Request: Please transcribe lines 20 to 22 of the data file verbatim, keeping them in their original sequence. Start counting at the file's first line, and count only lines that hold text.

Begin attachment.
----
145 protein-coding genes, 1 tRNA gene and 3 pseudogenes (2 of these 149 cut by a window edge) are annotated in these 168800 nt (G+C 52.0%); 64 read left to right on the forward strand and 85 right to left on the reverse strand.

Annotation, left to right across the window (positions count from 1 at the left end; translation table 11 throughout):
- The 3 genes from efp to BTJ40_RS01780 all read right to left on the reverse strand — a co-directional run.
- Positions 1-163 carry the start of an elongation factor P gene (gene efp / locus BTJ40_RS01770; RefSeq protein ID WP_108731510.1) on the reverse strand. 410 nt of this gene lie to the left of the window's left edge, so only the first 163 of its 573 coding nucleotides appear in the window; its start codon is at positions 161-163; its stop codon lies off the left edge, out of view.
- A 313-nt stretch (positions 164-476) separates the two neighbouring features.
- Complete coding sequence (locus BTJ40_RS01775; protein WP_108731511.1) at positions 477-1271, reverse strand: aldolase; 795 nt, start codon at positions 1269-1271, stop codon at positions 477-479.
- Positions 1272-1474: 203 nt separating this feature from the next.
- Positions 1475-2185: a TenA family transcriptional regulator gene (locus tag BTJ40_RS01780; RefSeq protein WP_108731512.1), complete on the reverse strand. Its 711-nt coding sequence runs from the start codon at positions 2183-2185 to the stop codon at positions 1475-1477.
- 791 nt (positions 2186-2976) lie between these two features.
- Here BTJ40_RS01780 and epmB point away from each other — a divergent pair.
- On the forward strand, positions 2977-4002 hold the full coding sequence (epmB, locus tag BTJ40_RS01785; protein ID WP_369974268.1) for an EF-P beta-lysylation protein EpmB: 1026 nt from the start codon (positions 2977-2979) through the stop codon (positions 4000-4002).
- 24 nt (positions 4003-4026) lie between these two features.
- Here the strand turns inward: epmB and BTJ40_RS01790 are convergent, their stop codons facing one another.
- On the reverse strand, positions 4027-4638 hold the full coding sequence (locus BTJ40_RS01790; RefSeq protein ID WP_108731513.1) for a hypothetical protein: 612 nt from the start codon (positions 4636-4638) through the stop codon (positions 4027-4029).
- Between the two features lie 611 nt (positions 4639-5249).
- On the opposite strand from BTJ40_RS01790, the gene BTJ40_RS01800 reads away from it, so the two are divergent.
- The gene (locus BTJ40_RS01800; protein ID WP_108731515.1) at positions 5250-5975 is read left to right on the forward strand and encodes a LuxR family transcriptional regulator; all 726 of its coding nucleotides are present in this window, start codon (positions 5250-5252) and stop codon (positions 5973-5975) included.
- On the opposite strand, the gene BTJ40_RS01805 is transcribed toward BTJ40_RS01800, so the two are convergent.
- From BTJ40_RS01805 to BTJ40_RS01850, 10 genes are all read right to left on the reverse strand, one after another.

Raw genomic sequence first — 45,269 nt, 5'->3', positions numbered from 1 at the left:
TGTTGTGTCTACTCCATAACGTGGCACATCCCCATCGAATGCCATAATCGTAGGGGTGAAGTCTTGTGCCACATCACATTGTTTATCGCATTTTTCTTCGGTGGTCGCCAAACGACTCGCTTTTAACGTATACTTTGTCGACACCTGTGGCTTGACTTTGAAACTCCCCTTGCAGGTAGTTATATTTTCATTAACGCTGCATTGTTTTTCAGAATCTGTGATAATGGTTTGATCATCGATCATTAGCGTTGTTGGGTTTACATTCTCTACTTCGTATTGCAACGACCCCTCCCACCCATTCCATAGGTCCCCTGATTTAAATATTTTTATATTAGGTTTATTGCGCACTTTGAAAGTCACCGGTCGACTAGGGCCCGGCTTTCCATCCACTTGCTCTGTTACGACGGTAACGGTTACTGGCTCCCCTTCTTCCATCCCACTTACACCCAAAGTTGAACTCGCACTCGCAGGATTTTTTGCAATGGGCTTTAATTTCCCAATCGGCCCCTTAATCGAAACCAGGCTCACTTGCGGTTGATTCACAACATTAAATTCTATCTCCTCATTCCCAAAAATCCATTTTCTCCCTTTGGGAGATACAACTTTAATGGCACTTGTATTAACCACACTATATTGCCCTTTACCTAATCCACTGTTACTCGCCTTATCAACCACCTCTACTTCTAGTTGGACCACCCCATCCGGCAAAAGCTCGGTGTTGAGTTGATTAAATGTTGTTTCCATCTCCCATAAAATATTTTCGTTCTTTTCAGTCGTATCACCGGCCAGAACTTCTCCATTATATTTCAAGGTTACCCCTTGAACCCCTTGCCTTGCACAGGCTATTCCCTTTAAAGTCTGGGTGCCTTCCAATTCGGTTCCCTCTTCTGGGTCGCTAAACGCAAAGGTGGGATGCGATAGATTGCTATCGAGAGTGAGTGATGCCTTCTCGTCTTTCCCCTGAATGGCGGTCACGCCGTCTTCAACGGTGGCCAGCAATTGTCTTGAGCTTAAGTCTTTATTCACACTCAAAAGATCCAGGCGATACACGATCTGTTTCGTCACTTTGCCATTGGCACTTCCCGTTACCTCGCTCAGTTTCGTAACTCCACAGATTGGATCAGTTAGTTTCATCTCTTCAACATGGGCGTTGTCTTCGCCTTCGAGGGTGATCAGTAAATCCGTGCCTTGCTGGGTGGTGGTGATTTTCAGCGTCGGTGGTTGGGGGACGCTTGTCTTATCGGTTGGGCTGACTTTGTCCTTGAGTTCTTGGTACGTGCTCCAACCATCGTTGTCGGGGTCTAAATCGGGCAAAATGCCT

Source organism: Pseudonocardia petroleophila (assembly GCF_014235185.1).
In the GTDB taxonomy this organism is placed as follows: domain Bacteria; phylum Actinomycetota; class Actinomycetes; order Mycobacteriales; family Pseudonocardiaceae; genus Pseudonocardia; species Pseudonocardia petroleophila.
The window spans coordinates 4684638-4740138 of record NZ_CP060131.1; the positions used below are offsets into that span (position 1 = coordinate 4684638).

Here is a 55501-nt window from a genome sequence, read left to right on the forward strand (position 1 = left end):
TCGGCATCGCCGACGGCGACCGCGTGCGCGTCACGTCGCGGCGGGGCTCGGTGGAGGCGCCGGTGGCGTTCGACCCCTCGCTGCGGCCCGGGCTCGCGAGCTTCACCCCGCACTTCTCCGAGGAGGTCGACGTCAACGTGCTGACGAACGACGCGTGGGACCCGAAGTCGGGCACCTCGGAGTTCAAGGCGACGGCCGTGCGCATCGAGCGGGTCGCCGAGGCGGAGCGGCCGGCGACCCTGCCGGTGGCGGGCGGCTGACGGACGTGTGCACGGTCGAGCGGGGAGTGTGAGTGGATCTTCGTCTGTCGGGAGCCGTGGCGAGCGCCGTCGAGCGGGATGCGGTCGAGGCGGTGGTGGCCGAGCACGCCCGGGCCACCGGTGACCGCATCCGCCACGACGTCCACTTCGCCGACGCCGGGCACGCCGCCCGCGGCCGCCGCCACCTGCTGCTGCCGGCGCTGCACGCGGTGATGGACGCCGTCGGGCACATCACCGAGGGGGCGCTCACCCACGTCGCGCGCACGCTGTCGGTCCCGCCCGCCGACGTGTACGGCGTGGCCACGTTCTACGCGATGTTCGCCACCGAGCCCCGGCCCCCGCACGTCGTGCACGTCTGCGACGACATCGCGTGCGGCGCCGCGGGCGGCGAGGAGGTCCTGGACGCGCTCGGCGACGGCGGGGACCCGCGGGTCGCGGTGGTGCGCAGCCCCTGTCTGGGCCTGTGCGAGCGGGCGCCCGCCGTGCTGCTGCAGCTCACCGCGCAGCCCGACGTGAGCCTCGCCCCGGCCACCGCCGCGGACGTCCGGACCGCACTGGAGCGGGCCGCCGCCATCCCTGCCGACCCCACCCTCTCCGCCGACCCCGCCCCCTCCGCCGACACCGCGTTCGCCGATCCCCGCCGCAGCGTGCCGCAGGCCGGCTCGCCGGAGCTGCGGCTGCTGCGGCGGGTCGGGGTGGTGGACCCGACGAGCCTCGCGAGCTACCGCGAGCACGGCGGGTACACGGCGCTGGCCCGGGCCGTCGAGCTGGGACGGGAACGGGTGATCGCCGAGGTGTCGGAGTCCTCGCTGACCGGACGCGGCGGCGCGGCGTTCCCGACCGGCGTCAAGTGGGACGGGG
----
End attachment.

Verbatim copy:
Raw genomic sequence first — 45,269 nt, 5'->3', positions numbered from 1 at the left:
TGTTGTGTCTACTCCATAACGTGGCACATCCCCATCGAATGCCATAATCGTAGGGGTGAAGTCTTGTGCCACATCACATTGTTTATCGCATTTTTCTTCGGTGGTCGCCAAACGACTCGCTTTTAACGTATACTTTGTCGACACCTGTGGCTTGACTTTGAAACTCCCCTTGCAGGTAGTTATATTTTCATTAACGCTGCATTGTTTTTCAGAATCTGTGATAATGGTTTGATCATCGATCATTAGCGTTGTTGGGTTTACATTCTCTACTTCGTATTGCAACGACCCCTCCCACCCATTCCATAGGTCCCCTGATTTAAATATTTTTATATTAGGTTTATTGCGCACTTTGAAAGTCACCGGTCGACTAGGGCCCGGCTTTCCATCCACTTGCTCTGTTACGACGGTAACGGTTACTGGCTCCCCTTCTTCCATCCCACTTACACCCAAAGTTGAACTCGCACTCGCAGGATTTTTTGCAATGGGCTTTAATTTCCCAATCGGCCCCTTAATCGAAACCAGGCTCACTTGCGGTTGATTCACAACATTAAATTCTATCTCCTCATTCCCAAAAATCCATTTTCTCCCTTTGGGAGATACAACTTTAATGGCACTTGTATTAACCACACTATATTGCCCTTTACCTAATCCACTGTTACTCGCCTTATCAACCACCTCTACTTCTAGTTGGACCACCCCATCCGGCAAAAGCTCGGTGTTGAGTTGATTAAATGTTGTTTCCATCTCCCATAAAATATTTTCGTTCTTTTCAGTCGTATCACCGGCCAGAACTTCTCCATTATATTTCAAGGTTACCCCTTGAACCCCTTGCCTTGCACAGGCTATTCCCTTTAAAGTCTGGGTGCCTTCCAATTCGGTTCCCTCTTCTGGGTCGCTAAACGCAAAGGTGGGATGCGATAGATTGCTATCGAGAGTGAGTGATGCCTTCTCGTCTTTCCCCTGAATGGCGGTCACGCCGTCTTCAACGGTGGCCAGCAATTGTCTTGAGCTTAAGTCTTTATTCACACTCAAAAGATCCAGGCGATACACGATCTGTTTCGTCACTTTGCCATTGGCACTTCCCGTTACCTCGCTCAGTTTCGTAACTCCACAGATTGGATCAGTTAGTTTCATCTCTTCAACATGGGCGTTGTCTTCGCCTTCGAGGGTGATCAGTAAATCCGTGCCTTGCTGGGTGGTGGTGATTTTCAGCGTCGGTGGTTGGGGGACGCTTGTCTTATCGGTTGGGCTGACTTTGTCCTTGAGTTCTTGGTACGTGCTCCAACCATCGTTGTCGGGGTCTAAATCGGGCAAAATGCCT

Source organism: Pseudonocardia petroleophila (assembly GCF_014235185.1).